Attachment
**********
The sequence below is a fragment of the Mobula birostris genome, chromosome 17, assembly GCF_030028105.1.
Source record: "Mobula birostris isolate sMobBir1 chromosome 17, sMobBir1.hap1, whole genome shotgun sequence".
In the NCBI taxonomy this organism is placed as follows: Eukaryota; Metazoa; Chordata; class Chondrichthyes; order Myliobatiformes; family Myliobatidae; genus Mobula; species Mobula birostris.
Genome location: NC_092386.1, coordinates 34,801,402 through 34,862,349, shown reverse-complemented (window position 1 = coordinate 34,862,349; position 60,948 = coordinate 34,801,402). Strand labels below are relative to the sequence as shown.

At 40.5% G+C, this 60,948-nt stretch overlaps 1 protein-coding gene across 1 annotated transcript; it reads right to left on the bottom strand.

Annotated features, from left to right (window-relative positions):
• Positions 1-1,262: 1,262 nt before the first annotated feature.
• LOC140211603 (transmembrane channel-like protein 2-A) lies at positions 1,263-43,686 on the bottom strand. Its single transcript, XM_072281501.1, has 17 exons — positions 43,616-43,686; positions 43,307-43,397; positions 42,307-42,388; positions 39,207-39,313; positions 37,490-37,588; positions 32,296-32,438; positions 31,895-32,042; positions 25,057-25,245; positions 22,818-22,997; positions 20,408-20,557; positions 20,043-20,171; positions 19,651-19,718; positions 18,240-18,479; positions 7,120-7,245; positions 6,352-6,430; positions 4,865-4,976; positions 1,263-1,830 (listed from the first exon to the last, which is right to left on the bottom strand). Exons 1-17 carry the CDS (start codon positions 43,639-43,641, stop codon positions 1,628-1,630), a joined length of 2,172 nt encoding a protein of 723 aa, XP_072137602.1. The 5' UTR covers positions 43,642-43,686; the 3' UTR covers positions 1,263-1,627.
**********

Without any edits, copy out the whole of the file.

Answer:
The sequence below is a fragment of the Mobula birostris genome, chromosome 17, assembly GCF_030028105.1.
Source record: "Mobula birostris isolate sMobBir1 chromosome 17, sMobBir1.hap1, whole genome shotgun sequence".
In the NCBI taxonomy this organism is placed as follows: Eukaryota; Metazoa; Chordata; class Chondrichthyes; order Myliobatiformes; family Myliobatidae; genus Mobula; species Mobula birostris.
Genome location: NC_092386.1, coordinates 34,801,402 through 34,862,349, shown reverse-complemented (window position 1 = coordinate 34,862,349; position 60,948 = coordinate 34,801,402). Strand labels below are relative to the sequence as shown.

At 40.5% G+C, this 60,948-nt stretch overlaps 1 protein-coding gene across 1 annotated transcript; it reads right to left on the bottom strand.

Annotated features, from left to right (window-relative positions):
• Positions 1-1,262: 1,262 nt before the first annotated feature.
• LOC140211603 (transmembrane channel-like protein 2-A) lies at positions 1,263-43,686 on the bottom strand. Its single transcript, XM_072281501.1, has 17 exons — positions 43,616-43,686; positions 43,307-43,397; positions 42,307-42,388; positions 39,207-39,313; positions 37,490-37,588; positions 32,296-32,438; positions 31,895-32,042; positions 25,057-25,245; positions 22,818-22,997; positions 20,408-20,557; positions 20,043-20,171; positions 19,651-19,718; positions 18,240-18,479; positions 7,120-7,245; positions 6,352-6,430; positions 4,865-4,976; positions 1,263-1,830 (listed from the first exon to the last, which is right to left on the bottom strand). Exons 1-17 carry the CDS (start codon positions 43,639-43,641, stop codon positions 1,628-1,630), a joined length of 2,172 nt encoding a protein of 723 aa, XP_072137602.1. The 5' UTR covers positions 43,642-43,686; the 3' UTR covers positions 1,263-1,627.